Enough with the casting, i’d now like to quickly discuss the mood of the film, and a couple more scenes which both disappointed and impressed. As I mentioned before, there are a lot of scenes (the fly in the car, Smiley swimming around in a cold looking river) which I personally felt detracted from the movie and took up precious minutes which could be put to better use. I understand that the director was probably trying to set the mood, however at times I almost felt like it would be better judged in the Tate Modern than in a Film Festival, such was the alternative and arty vibe to it. The whole film seemed depressingly dark – now I know England has a reputation for being permanently grey and rainy, but we do have quite a few days of sun! And this wasn’t Victorian Britain coated with soot from factories, so where was the colour? They are clearly trying to spoon feed us with a sense of disquiet and fear. These feelings however are best achieved in their own right and are more effective when you least expect them. How can you not expect something bad to be about to happen in this film where bleakness seeps into every scene.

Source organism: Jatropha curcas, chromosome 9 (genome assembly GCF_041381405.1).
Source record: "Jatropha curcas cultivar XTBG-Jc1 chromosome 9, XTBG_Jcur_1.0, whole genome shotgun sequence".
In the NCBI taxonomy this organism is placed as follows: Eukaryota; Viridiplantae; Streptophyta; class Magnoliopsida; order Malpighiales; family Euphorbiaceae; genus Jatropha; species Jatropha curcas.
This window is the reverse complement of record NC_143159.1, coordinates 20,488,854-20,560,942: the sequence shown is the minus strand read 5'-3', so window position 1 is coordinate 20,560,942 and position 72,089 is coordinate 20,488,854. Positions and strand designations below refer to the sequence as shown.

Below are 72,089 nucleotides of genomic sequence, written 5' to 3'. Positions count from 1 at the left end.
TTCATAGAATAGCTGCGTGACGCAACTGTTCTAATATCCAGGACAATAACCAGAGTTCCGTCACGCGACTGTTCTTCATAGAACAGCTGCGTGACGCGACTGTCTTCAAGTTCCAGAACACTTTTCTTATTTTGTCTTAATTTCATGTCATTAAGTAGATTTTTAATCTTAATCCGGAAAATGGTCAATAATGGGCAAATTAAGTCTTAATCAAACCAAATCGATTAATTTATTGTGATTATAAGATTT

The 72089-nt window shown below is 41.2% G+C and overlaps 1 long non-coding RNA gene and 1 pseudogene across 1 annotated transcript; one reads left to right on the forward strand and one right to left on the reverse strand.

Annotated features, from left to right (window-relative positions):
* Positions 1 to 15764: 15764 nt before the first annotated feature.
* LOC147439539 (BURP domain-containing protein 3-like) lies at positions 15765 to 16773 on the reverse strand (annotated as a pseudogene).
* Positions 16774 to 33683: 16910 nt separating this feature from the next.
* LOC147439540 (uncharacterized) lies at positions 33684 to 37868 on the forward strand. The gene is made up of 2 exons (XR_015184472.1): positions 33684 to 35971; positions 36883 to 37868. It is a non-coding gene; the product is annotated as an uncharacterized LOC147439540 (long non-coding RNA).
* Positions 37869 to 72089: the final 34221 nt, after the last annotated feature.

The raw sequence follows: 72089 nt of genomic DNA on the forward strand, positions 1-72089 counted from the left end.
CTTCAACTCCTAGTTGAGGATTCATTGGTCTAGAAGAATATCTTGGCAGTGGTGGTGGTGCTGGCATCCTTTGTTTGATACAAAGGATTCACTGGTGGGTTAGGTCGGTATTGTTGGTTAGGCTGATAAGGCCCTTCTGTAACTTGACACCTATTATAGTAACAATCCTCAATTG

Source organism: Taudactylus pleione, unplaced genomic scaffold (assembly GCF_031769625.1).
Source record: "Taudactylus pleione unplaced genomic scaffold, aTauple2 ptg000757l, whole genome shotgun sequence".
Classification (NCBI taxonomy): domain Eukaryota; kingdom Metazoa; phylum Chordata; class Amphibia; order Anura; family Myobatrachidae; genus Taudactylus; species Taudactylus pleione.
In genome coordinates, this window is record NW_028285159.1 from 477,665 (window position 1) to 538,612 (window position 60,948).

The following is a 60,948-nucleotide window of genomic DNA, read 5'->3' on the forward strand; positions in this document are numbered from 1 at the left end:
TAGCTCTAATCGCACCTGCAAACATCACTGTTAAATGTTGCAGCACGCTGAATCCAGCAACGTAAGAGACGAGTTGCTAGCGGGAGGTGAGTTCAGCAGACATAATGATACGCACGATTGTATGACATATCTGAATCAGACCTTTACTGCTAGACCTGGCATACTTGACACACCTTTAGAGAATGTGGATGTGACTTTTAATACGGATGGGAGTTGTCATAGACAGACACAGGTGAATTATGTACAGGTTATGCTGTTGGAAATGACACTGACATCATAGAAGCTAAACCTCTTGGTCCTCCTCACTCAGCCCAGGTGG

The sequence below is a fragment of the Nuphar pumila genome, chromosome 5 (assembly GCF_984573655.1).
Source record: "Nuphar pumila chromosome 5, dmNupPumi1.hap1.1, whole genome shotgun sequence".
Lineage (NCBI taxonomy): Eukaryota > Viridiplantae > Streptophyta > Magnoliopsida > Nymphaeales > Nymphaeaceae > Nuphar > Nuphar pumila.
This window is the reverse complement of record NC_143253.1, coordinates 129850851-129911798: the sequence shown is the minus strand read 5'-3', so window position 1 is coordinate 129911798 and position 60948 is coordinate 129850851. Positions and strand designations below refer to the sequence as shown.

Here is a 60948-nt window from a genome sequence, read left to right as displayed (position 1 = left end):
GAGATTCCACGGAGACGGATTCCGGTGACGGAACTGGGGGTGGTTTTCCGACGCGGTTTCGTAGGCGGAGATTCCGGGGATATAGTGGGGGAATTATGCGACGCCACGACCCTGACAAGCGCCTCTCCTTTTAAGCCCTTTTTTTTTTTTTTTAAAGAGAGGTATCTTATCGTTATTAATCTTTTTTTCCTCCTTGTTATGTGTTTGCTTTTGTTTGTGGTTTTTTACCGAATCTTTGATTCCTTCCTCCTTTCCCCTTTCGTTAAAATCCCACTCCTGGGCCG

It just seems too artificial, too much like a set, especially the Circus offices. Why on earth are they all working on what appears to be a warehouse?! I couldn’t stop laughing every time they showed it. The whole point of Intelligence offices is that they are supposed to look as normal as possible. Boring even, in order to blend in. Instead we have what looks more like a construction site with a service lift. The type in which people tend to get knocked off in bad horror films. And meeting that take place in pods with metal shutters. The whole thing is absurd. A building like that would be immediately noticeable in the centre of London, and I can’t imagine many of the staff would be too happy about working in such primitive conditions.
I don’t understand why they changed the shooting of Prideaux. He was supposed to be ambushed and then shot deep in the Czechoslovakian woods, instead there is an implausible shoot out in an elegant cafe where the waiters are armed with guns. Innocent bystanders look on and a mother cradling her baby is alive one minute and dead the next, the baby blissfully unaware that she has a gaping hole in her head. Scenes designed to shock – full of extravagant details for the eyes to feast on rather than making any sense.
There are few redeeming scenes. I liked the fact that they did not show Karla as they did in the TV series, instead focusing on Smiley’s face and expressions as he retells his close encounter. Although Patrick Stewart gave a wonderful performance, Karla is supposed to be absent from the drama. The story is not about the Soviets but the British and their internal problems. Karla is the scheming grand chess master whose effects we see but never the man – like watching the board without seeing the player who moves the pieces.